The Secretary of State to the Ambassador in Great Britain (Bingham)
In searching for appropriate words in which to express most clearly the attitude and aspirations of the American Government and people in respect to naval disarmament, I find that I cannot improve upon the letter of guidance which the President addressed to me fourteen months ago when I sailed for London to participate in preliminary conversations between the Governments of the United Kingdom, Japan and the United States. That letter, written on October 5th, 1934, was as follows:
“In asking you to return to London to continue and expand the conversations begun last June preparatory to the Naval Conference in 1935, I am fully aware of the gravity of the problems before you and your British and Japanese colleagues. The object of next year’s Conference is ‘to frame a new Treaty to replace and carry out the purposes of the present Treaty.’ The purposes themselves are ‘to prevent the dangers and to reduce the burdens inherent in competitive armament’ and ‘to carry forward the work begun by the Washington Naval Conference and to facilitate progressive realization of general limitation and reduction of armament’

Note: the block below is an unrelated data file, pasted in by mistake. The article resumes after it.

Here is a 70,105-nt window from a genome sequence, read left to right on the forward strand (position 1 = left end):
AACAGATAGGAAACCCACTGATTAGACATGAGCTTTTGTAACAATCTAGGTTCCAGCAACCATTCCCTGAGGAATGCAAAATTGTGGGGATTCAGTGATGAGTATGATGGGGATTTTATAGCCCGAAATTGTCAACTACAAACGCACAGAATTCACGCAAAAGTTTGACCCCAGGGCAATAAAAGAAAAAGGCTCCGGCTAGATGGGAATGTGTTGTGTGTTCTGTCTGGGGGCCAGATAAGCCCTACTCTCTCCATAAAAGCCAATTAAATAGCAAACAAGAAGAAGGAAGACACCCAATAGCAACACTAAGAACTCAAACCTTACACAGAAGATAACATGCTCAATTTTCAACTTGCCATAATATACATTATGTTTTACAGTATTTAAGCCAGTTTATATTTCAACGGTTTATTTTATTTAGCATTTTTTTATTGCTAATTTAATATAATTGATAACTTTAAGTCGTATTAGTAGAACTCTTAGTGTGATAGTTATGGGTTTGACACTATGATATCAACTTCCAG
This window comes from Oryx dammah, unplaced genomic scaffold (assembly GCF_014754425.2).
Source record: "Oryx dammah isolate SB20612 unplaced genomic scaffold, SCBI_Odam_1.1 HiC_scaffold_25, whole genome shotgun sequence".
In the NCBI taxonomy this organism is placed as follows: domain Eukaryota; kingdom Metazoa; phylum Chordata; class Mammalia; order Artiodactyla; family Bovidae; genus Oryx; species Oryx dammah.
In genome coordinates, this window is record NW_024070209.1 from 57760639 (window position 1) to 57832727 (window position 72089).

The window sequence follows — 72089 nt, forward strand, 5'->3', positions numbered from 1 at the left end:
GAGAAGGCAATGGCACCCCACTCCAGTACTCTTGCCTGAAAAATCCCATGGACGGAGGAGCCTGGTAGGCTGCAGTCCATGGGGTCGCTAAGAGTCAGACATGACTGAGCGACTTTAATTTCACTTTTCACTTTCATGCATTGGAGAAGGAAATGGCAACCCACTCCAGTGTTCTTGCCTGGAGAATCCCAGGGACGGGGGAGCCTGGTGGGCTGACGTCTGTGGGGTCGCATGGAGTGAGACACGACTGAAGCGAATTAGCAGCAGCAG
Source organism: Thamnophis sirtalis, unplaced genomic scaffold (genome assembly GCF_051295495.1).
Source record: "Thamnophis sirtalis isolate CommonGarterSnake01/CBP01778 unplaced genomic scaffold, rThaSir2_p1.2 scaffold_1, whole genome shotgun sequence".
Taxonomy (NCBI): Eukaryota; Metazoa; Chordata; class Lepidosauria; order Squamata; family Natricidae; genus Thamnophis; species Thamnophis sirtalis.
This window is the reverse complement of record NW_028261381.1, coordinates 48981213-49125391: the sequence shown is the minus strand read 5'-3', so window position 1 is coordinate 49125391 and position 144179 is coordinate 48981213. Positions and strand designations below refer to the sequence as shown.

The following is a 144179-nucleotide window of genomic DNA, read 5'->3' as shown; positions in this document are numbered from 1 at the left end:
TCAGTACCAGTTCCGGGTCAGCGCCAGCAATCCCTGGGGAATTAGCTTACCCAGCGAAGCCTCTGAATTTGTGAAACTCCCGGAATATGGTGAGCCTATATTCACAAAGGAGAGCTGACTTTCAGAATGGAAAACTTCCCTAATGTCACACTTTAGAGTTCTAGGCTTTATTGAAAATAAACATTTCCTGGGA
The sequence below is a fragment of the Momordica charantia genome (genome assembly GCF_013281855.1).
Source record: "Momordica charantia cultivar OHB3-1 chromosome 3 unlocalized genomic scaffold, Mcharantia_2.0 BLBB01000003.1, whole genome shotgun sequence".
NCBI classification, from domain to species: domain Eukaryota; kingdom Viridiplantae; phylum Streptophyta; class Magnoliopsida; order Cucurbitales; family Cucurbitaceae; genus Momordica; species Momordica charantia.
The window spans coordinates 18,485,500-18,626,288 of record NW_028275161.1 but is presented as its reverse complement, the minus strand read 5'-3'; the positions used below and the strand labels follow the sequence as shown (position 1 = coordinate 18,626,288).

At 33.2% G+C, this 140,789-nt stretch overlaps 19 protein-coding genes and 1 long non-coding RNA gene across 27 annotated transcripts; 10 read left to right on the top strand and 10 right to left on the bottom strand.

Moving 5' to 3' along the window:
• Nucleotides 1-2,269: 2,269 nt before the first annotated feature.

“The Washington Naval Conference of 1922 brought to the world the first important voluntary agreement for limitation and reduction of armament. It stands put as a milestone in civilization.
“It was supplemented by the London Naval Treaty of 1930, which recognized the underlying thought that the good work begun should be progressive—in other words, that further limitation and reduction should be sought.
“Today the United States adheres to that goal. That must be our first consideration.
“The Washington and London Treaties were not mere mathematical formulae. The limitations fixed on the relative Naval Forces were based on the comparative defensive needs of the Powers concerned; they did not involve the sacrifice of any vital interests on the part of their participants; they left the relative security of the great Naval Powers unimpaired.
“The abandonment of these Treaties would throw the principle of relative security wholly out of balance; it would result in competitive Naval building, the consequence of which no one can foretell.